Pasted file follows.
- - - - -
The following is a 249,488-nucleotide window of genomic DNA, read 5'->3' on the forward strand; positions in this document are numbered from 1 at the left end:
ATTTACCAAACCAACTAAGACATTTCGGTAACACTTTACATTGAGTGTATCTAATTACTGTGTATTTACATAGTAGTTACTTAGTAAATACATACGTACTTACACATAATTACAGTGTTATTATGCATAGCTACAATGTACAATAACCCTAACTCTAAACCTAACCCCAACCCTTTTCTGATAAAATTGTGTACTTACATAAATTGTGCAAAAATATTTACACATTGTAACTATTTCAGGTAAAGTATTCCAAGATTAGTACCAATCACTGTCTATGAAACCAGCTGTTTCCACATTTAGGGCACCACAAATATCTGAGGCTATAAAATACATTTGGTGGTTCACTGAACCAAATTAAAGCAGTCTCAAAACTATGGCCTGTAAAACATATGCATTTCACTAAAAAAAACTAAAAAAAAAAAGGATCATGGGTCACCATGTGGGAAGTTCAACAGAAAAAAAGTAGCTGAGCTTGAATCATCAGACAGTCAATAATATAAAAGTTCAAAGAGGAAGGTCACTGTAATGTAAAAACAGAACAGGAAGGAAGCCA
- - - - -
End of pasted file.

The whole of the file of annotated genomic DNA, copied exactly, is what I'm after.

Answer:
The following is a 249,488-nucleotide window of genomic DNA, read 5'->3' on the forward strand; positions in this document are numbered from 1 at the left end:
ATTTACCAAACCAACTAAGACATTTCGGTAACACTTTACATTGAGTGTATCTAATTACTGTGTATTTACATAGTAGTTACTTAGTAAATACATACGTACTTACACATAATTACAGTGTTATTATGCATAGCTACAATGTACAATAACCCTAACTCTAAACCTAACCCCAACCCTTTTCTGATAAAATTGTGTACTTACATAAATTGTGCAAAAATATTTACACATTGTAACTATTTCAGGTAAAGTATTCCAAGATTAGTACCAATCACTGTCTATGAAACCAGCTGTTTCCACATTTAGGGCACCACAAATATCTGAGGCTATAAAATACATTTGGTGGTTCACTGAACCAAATTAAAGCAGTCTCAAAACTATGGCCTGTAAAACATATGCATTTCACTAAAAAAAACTAAAAAAAAAAAGGATCATGGGTCACCATGTGGGAAGTTCAACAGAAAAAAAGTAGCTGAGCTTGAATCATCAGACAGTCAATAATATAAAAGTTCAAAGAGGAAGGTCACTGTAATGTAAAAACAGAACAGGAAGGAAGCCA